0203PP04 Tactical Evacuation Care

Tactical Combat Casualty Care
02 June 2014
Tactical Evacuation Care
• DESCRIBE the differences between MEDEVAC and
• DESCRIBE the differences between Tactical Field
Care and Tactical Evacuation Care
• DESCRIBE the additional assets that may be
available for airway management and electronic
• DISCUSS the indications for and
administration of Tranexamic Acid during
tactical evacuation
• DISCUSS the management of moderate/severe
TBI during tactical evacuation
Tactical Evacuation
• Casualties need evacuation as soon as feasible after
significant injuries.
• Evacuation asset may be a ground vehicle, aircraft, or
• Evacuation time is highly variable – significant
delays may be encountered.
• Tactical situation and hostile threat to evacuation
platforms may differ markedly from one casualty
scenario to another.
• The Tactical Evacuation phase allows for additional
medical personnel and equipment to be used.
Evacuation Terminology
• MEDEVAC: evacuation using special
dedicated medical assets marked with a Red
– MEDEVAC platforms are non-combatant assets
• CASEVAC: evacuation using non-medical
– May carry a Quick-Reaction force and provide
close air support as well
• Tactical Evacuation (TACEVAC) – this term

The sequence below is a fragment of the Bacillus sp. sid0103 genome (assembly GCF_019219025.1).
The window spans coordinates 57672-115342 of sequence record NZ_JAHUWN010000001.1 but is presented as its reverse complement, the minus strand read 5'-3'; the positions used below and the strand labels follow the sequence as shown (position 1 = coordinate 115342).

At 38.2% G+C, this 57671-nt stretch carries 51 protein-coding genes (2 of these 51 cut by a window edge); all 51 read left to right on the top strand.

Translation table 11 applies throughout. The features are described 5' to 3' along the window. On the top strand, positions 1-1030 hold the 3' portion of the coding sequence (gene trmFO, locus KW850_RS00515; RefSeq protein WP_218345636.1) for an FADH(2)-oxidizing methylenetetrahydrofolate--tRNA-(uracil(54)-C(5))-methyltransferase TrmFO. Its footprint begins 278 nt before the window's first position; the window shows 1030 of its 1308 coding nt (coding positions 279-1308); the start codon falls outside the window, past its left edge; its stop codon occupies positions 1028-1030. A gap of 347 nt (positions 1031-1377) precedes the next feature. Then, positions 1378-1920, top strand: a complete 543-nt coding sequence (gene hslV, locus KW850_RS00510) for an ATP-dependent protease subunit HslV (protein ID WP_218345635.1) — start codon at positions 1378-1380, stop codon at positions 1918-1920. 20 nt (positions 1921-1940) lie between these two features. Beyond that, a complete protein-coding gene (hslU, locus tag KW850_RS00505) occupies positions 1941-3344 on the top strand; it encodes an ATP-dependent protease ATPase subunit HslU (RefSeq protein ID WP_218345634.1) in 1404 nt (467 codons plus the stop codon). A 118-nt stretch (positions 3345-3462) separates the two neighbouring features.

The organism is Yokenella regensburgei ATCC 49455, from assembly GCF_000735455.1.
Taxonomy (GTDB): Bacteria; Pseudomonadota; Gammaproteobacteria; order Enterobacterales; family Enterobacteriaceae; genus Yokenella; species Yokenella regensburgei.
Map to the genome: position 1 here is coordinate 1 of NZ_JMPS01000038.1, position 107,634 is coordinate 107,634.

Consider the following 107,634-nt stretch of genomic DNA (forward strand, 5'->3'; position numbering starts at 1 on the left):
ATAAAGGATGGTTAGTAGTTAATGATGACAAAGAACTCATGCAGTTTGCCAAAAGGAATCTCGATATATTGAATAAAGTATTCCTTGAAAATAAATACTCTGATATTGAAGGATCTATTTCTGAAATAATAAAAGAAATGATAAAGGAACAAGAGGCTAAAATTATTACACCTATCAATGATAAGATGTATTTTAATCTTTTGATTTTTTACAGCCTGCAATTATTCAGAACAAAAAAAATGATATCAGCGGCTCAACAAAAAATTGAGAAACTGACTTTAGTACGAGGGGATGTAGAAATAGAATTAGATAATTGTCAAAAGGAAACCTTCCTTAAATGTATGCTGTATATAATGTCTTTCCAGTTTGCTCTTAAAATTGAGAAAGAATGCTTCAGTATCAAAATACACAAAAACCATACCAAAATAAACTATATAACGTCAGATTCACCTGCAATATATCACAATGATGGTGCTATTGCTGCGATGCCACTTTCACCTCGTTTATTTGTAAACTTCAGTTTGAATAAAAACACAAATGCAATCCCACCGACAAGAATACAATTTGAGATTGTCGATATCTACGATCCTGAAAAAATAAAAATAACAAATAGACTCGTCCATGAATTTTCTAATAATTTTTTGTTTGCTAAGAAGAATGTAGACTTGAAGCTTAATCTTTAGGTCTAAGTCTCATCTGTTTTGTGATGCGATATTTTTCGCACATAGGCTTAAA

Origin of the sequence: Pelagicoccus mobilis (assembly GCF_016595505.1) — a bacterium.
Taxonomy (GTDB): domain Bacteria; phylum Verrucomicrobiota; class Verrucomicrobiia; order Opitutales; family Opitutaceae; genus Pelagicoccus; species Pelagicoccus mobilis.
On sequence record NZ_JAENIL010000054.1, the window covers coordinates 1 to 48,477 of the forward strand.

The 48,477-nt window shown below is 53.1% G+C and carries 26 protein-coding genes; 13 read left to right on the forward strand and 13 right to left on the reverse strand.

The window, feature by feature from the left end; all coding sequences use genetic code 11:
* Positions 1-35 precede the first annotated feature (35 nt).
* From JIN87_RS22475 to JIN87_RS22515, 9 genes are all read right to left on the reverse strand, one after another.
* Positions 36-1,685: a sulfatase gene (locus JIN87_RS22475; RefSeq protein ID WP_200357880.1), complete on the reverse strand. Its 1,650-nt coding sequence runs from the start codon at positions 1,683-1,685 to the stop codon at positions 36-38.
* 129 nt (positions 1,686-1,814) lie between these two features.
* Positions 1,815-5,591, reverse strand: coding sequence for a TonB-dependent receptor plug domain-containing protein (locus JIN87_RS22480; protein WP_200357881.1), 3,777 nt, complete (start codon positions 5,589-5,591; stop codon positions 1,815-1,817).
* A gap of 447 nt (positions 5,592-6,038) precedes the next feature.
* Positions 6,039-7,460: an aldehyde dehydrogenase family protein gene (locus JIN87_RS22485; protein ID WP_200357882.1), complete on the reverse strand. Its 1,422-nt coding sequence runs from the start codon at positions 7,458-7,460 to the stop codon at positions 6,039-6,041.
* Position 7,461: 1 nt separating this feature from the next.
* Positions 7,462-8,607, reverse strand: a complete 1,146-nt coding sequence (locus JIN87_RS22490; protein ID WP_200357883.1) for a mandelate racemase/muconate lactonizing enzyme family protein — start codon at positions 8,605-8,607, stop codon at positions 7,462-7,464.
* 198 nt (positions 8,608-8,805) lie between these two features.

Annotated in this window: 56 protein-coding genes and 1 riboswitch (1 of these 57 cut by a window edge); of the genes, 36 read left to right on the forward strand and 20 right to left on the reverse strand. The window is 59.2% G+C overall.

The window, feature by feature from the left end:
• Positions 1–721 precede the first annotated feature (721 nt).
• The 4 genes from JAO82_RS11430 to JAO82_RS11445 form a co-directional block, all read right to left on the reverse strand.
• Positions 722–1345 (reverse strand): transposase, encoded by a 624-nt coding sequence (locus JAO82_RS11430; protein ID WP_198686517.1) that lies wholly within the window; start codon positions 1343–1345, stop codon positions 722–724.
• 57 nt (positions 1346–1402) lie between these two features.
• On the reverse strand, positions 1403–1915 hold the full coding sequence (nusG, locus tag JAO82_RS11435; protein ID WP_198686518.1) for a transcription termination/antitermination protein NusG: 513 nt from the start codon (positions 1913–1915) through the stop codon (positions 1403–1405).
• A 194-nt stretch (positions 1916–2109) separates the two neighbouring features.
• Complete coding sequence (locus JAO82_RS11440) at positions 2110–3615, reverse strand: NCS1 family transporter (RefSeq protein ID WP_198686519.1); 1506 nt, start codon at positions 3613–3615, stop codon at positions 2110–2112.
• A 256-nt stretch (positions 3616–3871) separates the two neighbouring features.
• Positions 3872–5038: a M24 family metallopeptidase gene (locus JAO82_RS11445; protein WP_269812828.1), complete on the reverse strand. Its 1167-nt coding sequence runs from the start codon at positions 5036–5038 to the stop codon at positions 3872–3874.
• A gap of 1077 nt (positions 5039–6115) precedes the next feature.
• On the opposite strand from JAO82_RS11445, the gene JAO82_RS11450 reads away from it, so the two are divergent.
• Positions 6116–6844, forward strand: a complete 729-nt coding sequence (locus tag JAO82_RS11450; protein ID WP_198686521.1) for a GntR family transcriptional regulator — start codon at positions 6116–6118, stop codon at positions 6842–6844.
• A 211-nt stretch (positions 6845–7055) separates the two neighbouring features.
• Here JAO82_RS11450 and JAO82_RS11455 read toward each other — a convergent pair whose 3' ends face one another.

encompasses both types of evacuation above
Aircraft Evacuation Planning
• Flying rules vary widely among different aircraft and
• Consider:
– Distances and altitudes involved
– Day versus night
– Passenger capacity
– Hostile threat
– Medical equipment
– Medical personnel
– Icing conditions
Aircraft Evacuation Planning
• Ensure that your evacuation plan includes
aircraft capable of flying the missions you
• Plan for primary, secondary, & tertiary options
of the Ia Drang Valley
1st Bn, 7th Cavalry in Vietnam
Surrounded by 2000 NVA - heavy casualties
Called for MEDEVAC
Request refused because landing zone
was not secure
• Eventual pickup by 229th Assault
Helo Squadron after long delay
• Soldiers died because of this mistake
• Must get this part right
Ground Vehicle Evacuation
• More prevalent in urban-centric operations in
close proximity to a medical facility
• Vehicles may be organic to the unit or
designated MEDEVAC assets
Tactical Evacuation Care
• TCCC guidelines for care are largely the same in
TACEVAC as they are in Tactical Field Care.
• There are some changes that reflect the additional
medical equipment and personnel that may be present
in the TEC setting.
• This section will focus on those differences.
Airway in TACEVAC
• Additional Options for Airway Management
– Supraglottic airway
– Endotracheal Intubation
• Confirm ETT placement
with CO2 monitoring
• These airways are
advanced skills not
taught in the basic TCCC
Breathing in TACEVAC
• Watch for tension pneumothorax as casualties
with a chest wound ascend into the lower
pressure at altitude.
• Pulse ox readings will become lower as
casualty ascends unless supplemental oxygen
is added.
• Chest tube placement may be considered if a
casualty with suspected tension pneumo fails
to respond to needle decompression
Supplemental Oxygen in